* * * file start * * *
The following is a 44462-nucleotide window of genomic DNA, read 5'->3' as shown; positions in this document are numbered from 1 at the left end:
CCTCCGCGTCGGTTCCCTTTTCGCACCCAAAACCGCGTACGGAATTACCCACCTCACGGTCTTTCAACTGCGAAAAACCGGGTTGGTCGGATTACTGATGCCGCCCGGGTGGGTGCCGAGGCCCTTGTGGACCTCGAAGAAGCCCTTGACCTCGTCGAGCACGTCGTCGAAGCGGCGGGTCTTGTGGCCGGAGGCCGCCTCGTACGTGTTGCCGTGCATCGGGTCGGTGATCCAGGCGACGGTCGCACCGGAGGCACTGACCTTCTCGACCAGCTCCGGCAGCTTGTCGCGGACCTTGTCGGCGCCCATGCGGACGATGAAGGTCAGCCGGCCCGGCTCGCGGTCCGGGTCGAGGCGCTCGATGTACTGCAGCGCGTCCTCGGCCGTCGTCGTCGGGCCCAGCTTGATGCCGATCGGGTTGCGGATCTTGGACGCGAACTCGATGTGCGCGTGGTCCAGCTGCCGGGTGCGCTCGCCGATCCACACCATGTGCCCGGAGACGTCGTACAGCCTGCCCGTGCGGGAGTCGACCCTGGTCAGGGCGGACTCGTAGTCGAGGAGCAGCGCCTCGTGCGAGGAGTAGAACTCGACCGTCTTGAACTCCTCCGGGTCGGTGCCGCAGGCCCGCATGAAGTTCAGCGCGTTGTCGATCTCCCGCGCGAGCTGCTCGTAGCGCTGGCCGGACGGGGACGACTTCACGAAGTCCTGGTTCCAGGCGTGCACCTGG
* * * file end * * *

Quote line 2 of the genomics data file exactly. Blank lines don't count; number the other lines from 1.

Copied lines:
CCTCCGCGTCGGTTCCCTTTTCGCACCCAAAACCGCGTACGGAATTACCCACCTCACGGTCTTTCAACTGCGAAAAACCGGGTTGGTCGGATTACTGATGCCGCCCGGGTGGGTGCCGAGGCCCTTGTGGACCTCGAAGAAGCCCTTGACCTCGTCGAGCACGTCGTCGAAGCGGCGGGTCTTGTGGCCGGAGGCCGCCTCGTACGTGTTGCCGTGCATCGGGTCGGTGATCCAGGCGACGGTCGCACCGGAGGCACTGACCTTCTCGACCAGCTCCGGCAGCTTGTCGCGGACCTTGTCGGCGCCCATGCGGACGATGAAGGTCAGCCGGCCCGGCTCGCGGTCCGGGTCGAGGCGCTCGATGTACTGCAGCGCGTCCTCGGCCGTCGTCGTCGGGCCCAGCTTGATGCCGATCGGGTTGCGGATCTTGGACGCGAACTCGATGTGCGCGTGGTCCAGCTGCCGGGTGCGCTCGCCGATCCACACCATGTGCCCGGAGACGTCGTACAGCCTGCCCGTGCGGGAGTCGACCCTGGTCAGGGCGGACTCGTAGTCGAGGAGCAGCGCCTCGTGCGAGGAGTAGAACTCGACCGTCTTGAACTCCTCCGGGTCGGTGCCGCAGGCCCGCATGAAGTTCAGCGCGTTGTCGATCTCCCGCGCGAGCTGCTCGTAGCGCTGGCCGGACGGGGACGACTTCACGAAGTCCTGGTTCCAGGCGTGCACCTGG